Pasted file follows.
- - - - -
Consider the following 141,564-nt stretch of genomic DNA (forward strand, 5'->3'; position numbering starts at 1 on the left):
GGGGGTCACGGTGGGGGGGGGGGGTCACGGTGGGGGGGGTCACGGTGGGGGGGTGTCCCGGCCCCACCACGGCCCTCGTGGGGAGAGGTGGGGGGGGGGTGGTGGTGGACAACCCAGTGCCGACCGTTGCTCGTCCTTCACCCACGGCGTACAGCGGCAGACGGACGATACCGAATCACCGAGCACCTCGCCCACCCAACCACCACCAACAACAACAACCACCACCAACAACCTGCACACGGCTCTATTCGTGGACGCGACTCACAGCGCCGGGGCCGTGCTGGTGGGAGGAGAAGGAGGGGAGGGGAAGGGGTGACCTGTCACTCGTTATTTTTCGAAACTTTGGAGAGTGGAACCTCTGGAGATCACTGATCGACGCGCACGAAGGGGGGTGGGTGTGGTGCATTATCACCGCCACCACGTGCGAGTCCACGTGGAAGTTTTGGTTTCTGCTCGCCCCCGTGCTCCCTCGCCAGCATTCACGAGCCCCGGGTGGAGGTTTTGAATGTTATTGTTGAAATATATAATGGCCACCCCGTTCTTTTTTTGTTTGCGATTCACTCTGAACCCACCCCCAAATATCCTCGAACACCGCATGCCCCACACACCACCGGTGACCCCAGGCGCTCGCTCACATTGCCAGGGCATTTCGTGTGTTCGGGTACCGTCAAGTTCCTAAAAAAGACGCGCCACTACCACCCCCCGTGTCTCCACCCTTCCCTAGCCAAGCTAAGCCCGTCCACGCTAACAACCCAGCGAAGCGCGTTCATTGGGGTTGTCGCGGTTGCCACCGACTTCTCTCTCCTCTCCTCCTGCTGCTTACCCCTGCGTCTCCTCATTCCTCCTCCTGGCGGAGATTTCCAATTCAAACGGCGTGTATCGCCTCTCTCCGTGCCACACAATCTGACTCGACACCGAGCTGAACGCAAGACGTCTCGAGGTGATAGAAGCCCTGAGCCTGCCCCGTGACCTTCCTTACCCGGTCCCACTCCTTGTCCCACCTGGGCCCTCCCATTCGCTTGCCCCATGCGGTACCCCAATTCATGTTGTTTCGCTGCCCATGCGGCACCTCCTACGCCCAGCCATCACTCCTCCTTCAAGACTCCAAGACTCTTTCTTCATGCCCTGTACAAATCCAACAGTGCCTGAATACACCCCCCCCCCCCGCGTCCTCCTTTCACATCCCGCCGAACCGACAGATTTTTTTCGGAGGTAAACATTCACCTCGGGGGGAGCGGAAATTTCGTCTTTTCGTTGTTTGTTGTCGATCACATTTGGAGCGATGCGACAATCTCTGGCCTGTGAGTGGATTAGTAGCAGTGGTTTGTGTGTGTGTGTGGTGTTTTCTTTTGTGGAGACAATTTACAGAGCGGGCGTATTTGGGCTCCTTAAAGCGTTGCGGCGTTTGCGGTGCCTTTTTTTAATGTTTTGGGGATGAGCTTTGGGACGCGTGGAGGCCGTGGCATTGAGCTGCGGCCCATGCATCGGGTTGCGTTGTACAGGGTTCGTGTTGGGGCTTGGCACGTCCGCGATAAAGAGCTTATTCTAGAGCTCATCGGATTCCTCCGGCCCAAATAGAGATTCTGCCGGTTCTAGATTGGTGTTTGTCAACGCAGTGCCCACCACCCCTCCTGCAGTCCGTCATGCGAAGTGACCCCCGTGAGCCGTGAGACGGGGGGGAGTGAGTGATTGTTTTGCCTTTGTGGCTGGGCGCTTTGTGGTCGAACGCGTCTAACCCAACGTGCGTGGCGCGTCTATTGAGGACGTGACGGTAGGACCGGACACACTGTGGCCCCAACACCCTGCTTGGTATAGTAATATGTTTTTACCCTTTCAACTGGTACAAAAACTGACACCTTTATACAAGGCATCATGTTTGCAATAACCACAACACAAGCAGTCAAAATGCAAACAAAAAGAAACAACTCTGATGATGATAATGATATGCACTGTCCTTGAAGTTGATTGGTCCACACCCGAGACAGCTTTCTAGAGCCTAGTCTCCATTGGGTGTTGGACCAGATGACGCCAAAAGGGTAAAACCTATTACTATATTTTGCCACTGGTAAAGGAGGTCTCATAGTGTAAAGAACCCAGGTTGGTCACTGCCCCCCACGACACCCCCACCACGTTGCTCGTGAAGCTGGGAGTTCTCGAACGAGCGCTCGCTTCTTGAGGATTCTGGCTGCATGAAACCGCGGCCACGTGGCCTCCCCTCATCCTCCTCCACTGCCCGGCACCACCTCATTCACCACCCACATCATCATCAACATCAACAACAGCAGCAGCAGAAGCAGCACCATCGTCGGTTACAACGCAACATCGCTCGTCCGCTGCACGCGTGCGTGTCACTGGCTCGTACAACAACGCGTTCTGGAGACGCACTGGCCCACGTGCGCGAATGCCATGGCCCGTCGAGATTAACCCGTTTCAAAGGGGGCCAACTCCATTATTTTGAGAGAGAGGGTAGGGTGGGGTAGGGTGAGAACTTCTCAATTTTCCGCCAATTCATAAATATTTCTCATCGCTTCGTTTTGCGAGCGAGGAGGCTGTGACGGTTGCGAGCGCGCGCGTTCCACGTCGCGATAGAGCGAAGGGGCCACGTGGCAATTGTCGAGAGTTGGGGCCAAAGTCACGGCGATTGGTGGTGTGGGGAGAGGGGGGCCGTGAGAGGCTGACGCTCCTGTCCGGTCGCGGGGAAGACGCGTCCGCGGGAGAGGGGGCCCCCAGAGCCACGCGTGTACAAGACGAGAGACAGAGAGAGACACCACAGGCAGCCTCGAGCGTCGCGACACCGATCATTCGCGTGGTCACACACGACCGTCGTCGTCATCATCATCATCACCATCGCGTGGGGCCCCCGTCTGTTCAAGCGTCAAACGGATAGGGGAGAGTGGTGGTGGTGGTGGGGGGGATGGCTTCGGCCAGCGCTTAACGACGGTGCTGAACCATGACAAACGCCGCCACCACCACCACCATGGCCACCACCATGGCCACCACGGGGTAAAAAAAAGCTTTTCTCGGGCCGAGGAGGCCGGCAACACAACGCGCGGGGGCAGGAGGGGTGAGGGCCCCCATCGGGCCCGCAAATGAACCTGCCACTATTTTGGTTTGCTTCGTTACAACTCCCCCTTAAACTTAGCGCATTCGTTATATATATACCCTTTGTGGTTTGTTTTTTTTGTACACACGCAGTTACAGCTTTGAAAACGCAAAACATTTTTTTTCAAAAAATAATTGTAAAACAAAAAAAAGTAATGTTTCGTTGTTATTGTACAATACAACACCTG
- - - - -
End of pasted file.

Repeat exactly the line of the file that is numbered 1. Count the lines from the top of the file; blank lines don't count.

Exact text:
Consider the following 141,564-nt stretch of genomic DNA (forward strand, 5'->3'; position numbering starts at 1 on the left):